Although Amazon remains the singular titan of online shopping, Canadian company Shopify has carved out space as an e-Commerce force to be reckoned with. The company had a banner year in 2021, with holiday sales in particular breaking records; according to CNBC, Shopify’s Cyber Monday transactions alone brought in over $5 billion. Just a few days earlier, meanwhile, its Black Friday deals booked nearly $3 billion (which represented a 22% increase from the previous year). Despite all this revenue though, Shopify has started the new year in less-than-stellar fashion. Just this January, company shares plunged by a whopping 30%.
The Rise and Fall of Shopify
What makes Shopify’s drop particularly significant is that it was almost totally unexpected. One of the few major companies that actually gained from the pandemic, Shopify had –– as mentioned –– seen massive growth since 2020. Most notably, this was thanks to the rapid swelling of the brand’s seller population. As explained in an introductory article on AskMoney.com, Shopify’s popularity among merchants is due to its low startup costs, accessible interface, and easily customizable online store templates. Essentially, this means that for a reasonable fee, Shopify merchants can do their promotions, posting, selling, and transaction fulfillment all through a single platform. This stands in sharp contrast to Amazon, which notoriously has complicated and unfair processes for sellers. With over 1.75 million merchants, including celebrities like Martha Stewart, Shopify was poised to become an e-Commerce winner in 2022.
Unfortunately, the January share drop has stalled Shopify’s success. A combination of waning e-Commerce sales and fulfillment network concerns is the main cause for this. Regarding the former, analysts are expecting more sales to funnel back into brick-and-mortar retailers as physical restrictions ease up. As for the latter, following reports that Shopify was reducing contracts with warehouses and fulfillment centers, stakeholders were understandably worried that performance would be impacted. All in all, this resulted in a near-50% drop from Shopify’s all-time-high value last November.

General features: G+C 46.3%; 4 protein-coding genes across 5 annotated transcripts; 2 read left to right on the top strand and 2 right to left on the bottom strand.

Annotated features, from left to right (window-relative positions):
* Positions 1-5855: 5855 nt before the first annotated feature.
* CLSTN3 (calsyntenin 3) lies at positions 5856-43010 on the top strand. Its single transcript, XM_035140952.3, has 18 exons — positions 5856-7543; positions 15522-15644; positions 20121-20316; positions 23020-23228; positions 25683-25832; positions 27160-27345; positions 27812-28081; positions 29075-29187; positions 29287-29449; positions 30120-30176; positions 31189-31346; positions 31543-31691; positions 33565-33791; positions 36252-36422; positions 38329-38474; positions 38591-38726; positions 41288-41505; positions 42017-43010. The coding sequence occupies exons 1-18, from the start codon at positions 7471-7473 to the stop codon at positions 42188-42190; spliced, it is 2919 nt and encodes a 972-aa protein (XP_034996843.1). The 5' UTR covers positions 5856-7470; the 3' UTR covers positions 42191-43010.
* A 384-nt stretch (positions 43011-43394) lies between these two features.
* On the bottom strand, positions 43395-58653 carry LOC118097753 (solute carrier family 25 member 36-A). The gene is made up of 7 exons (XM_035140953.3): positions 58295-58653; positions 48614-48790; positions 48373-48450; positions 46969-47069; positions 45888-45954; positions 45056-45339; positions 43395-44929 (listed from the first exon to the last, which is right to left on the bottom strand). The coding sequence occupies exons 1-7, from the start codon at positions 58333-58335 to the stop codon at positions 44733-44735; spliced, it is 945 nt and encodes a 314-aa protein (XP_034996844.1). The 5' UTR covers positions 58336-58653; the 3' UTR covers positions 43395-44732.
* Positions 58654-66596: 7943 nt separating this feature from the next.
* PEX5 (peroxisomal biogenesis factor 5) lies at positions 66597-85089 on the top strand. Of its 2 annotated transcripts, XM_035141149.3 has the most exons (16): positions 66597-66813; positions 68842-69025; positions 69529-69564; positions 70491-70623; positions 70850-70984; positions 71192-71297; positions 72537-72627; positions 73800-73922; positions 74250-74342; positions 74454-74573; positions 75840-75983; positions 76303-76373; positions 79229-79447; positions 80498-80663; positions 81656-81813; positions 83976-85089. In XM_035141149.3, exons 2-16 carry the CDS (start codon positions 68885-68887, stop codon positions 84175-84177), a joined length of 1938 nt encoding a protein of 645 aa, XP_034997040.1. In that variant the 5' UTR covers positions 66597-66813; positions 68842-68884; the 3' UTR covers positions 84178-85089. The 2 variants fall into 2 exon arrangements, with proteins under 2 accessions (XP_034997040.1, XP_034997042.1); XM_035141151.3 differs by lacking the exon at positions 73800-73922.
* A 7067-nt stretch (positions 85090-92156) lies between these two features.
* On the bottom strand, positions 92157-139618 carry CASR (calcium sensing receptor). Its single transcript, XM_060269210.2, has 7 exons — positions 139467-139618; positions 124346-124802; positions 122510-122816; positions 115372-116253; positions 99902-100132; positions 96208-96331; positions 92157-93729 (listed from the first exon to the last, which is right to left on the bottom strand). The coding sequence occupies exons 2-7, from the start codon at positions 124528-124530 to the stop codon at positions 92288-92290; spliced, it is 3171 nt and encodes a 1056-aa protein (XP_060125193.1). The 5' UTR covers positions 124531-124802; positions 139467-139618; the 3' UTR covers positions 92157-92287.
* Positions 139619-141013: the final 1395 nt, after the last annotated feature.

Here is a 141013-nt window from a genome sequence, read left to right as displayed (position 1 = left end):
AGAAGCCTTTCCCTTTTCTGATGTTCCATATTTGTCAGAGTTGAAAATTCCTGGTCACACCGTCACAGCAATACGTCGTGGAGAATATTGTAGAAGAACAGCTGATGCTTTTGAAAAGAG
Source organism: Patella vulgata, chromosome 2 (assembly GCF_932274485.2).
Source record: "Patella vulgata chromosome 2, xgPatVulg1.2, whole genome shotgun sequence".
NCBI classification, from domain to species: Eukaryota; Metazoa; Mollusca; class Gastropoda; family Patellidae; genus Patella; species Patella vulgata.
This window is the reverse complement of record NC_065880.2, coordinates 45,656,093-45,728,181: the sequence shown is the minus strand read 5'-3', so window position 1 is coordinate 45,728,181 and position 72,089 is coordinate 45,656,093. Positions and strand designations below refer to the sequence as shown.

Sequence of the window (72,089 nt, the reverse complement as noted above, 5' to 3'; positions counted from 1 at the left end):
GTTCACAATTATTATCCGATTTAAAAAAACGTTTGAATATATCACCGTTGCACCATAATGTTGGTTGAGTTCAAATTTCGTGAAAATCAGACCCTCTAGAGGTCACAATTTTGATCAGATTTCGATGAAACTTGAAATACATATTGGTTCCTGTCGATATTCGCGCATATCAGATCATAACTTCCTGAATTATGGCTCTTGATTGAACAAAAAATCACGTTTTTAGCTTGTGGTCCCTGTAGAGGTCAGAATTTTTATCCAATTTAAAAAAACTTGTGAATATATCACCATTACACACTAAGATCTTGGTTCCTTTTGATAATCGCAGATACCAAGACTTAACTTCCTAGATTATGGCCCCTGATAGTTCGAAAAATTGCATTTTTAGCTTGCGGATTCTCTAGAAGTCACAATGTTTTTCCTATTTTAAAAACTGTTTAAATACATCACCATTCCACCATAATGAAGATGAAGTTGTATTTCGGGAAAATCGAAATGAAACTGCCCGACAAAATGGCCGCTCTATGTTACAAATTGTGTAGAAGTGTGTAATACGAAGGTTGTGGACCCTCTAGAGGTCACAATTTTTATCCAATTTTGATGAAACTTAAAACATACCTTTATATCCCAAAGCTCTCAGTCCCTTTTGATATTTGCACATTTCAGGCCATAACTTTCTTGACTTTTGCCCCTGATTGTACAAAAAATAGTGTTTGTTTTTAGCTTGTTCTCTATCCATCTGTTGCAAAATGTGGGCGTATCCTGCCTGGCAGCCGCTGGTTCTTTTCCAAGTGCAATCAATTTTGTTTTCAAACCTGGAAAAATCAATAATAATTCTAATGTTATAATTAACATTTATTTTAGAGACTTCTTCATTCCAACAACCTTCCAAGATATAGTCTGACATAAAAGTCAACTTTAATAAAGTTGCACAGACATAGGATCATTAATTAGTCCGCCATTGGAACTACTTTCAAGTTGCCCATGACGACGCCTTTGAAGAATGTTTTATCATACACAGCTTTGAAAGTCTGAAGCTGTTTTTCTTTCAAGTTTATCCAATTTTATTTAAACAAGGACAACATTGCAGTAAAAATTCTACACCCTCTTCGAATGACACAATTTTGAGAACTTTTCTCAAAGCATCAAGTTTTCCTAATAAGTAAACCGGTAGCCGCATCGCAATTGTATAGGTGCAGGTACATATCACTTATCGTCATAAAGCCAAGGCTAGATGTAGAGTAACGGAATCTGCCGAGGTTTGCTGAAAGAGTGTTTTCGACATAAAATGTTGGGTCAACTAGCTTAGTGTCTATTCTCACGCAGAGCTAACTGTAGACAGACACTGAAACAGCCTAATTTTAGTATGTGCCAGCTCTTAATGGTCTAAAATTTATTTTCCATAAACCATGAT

Presently, a report on Financial Post states that Shopify is no longer Canada’s biggest publicly-traded company. It now sits in third place behind Royal Bank and Toronto-Dominion Bank.
What’s Next for the e-Commerce Giant
By the first week of February, Shopify had already seen a small yet meaningful improvement in share price. This increase came following clarification that the company’s fulfillment centers were merely adjusting — not downsizing. At the same time, evidence suggests that Shopify is embracing more tech innovations to future-proof its business model.
Previously, we reported here on F450C that blockchain would be a huge game-changer in e-Commerce. By providing more secure, convenient, and seamless data security, supply chain management, and payment processing, blockchain is expected to relieve numerous e-Commerce pain points. In line with this, Shopify has embraced blockchain technology by offering NFTs and accepting crypto payments. Additionally, the company was recently granted a patent for an AR body-measuring technology. As shared on Retail Wit, this tech aims to alleviate sizing issues among customers. Industry experts also believe that this may signal Shopify’s future plans to dip into physical stores, as Amazon has already done.
So, does the early stumble mean a year in the red for Shopify and its investors? Finance and e-Commerce analysts say no. Though the drop has been worrisome, it appears that Shopify may yet experience a valuable year. How soon it can regain its previous glory, though, remains to be seen.